Short-term exposure to airway irritants such as cigarette smoke and ammonia vapour rapidly increases the mucociliary (m.c.) activity in the rabbit maxillary sinus (1,2). These irritants are known to stimulate airway C fibres (3), and it is possible that there is a m.c. defense mechanism in the mucous membrane of the rabbit maxillary sinus mediated by C fibres. Part of the increased m.c. activity is mediated by cholinergic pathways since the response is suppressed by pretreatment with atropine or hexamethonium. It is known that parasympathomimetic drugs such as methacholine accelerate m.c. activity and transport (4,5). However, a m.c. response to C fibre stimulation remains in atropinized animals as evidenced from experiments with capsaicin, antidromic nerve stimulation and airway irritants (1,2,6,7). Thisnon-cholinergic response is mimicked by i.a. injections of substance P (SP) (8). The effect of SP is resistant to both atropine and hexamethonium, but inhibited by (D-Pr02, D-Trp7,9)SP (9). Moreover, the m.c. response to C fibre stimulation is inhibited by pretreatment with capsaicin (13 mg i.a.) or (D-Pro2, D-Trp7,9)SP (1,2,6,7). These findings suggest the existence of a m.c. defense reflex involving capsaicin-sensitive C fibres (afferent pathway) and cholinergic effector neurones (efferent pathway). The final outcome reflects the joint release of both SP (axon reflex) and acetylcholine.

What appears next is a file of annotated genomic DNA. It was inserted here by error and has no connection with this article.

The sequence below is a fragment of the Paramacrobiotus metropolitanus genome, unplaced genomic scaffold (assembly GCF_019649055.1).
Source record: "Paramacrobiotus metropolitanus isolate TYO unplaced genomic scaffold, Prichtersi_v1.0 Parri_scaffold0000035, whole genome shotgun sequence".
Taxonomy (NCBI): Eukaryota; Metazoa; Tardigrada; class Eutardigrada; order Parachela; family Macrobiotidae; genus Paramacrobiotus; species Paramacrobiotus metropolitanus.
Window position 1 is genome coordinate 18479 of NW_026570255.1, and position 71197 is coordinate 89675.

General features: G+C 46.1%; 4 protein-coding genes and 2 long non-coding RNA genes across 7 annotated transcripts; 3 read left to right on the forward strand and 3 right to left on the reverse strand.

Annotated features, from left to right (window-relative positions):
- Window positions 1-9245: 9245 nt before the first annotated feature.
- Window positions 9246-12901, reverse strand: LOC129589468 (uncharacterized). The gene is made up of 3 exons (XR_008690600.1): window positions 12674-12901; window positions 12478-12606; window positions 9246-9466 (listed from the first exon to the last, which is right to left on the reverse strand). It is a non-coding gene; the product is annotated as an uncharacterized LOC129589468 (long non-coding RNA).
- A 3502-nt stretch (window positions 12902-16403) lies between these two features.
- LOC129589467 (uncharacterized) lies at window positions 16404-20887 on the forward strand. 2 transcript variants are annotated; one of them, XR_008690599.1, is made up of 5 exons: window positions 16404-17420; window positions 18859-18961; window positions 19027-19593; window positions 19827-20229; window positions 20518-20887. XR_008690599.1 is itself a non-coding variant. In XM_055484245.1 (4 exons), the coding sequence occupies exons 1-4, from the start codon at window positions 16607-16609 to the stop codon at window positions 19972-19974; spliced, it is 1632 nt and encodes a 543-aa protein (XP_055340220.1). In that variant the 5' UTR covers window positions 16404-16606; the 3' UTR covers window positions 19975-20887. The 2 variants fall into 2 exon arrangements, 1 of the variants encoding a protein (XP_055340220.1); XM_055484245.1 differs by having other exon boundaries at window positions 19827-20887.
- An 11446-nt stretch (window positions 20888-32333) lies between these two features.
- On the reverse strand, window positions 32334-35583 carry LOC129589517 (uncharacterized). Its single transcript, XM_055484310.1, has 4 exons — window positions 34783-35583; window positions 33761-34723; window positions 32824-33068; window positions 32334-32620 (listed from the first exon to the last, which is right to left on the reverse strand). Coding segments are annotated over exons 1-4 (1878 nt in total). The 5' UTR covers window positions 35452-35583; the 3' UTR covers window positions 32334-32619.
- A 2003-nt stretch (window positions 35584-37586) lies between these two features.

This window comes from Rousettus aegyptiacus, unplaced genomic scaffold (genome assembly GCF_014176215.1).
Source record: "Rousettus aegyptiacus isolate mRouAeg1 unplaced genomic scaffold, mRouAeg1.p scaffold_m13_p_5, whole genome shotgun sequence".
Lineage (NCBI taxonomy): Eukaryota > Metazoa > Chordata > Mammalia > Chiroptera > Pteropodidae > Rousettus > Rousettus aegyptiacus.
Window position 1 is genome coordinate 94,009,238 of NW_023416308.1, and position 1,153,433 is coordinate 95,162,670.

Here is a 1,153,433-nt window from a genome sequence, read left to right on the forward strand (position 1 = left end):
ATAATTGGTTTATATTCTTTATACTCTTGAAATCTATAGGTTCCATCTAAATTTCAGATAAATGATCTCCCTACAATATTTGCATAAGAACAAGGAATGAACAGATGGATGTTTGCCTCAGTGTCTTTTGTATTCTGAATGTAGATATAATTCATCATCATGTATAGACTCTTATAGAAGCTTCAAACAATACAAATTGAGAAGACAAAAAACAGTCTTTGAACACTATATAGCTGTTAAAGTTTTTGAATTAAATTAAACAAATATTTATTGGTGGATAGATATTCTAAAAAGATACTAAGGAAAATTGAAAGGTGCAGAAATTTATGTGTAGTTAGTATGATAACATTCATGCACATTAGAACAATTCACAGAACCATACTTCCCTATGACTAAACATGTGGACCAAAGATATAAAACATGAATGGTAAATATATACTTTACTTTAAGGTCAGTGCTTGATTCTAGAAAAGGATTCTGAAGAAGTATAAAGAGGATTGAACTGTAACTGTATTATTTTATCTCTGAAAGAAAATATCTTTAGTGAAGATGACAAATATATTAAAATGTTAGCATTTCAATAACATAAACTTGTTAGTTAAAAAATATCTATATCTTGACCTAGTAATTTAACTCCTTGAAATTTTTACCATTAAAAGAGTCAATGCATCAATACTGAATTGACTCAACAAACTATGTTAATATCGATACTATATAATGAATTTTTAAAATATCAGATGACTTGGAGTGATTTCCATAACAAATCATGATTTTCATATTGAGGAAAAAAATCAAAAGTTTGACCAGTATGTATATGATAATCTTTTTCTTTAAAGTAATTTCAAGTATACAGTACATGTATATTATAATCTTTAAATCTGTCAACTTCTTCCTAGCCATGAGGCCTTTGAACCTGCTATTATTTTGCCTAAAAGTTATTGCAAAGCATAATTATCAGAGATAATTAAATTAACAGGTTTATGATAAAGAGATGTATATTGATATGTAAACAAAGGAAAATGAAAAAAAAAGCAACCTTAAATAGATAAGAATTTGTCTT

Weitere Kapitel dieses Buchs durch Wischen aufrufen
- The Effects of Neurokinin A and Calcitonin Gene-Related Peptide on Mucociliary Activity
- Springer New York
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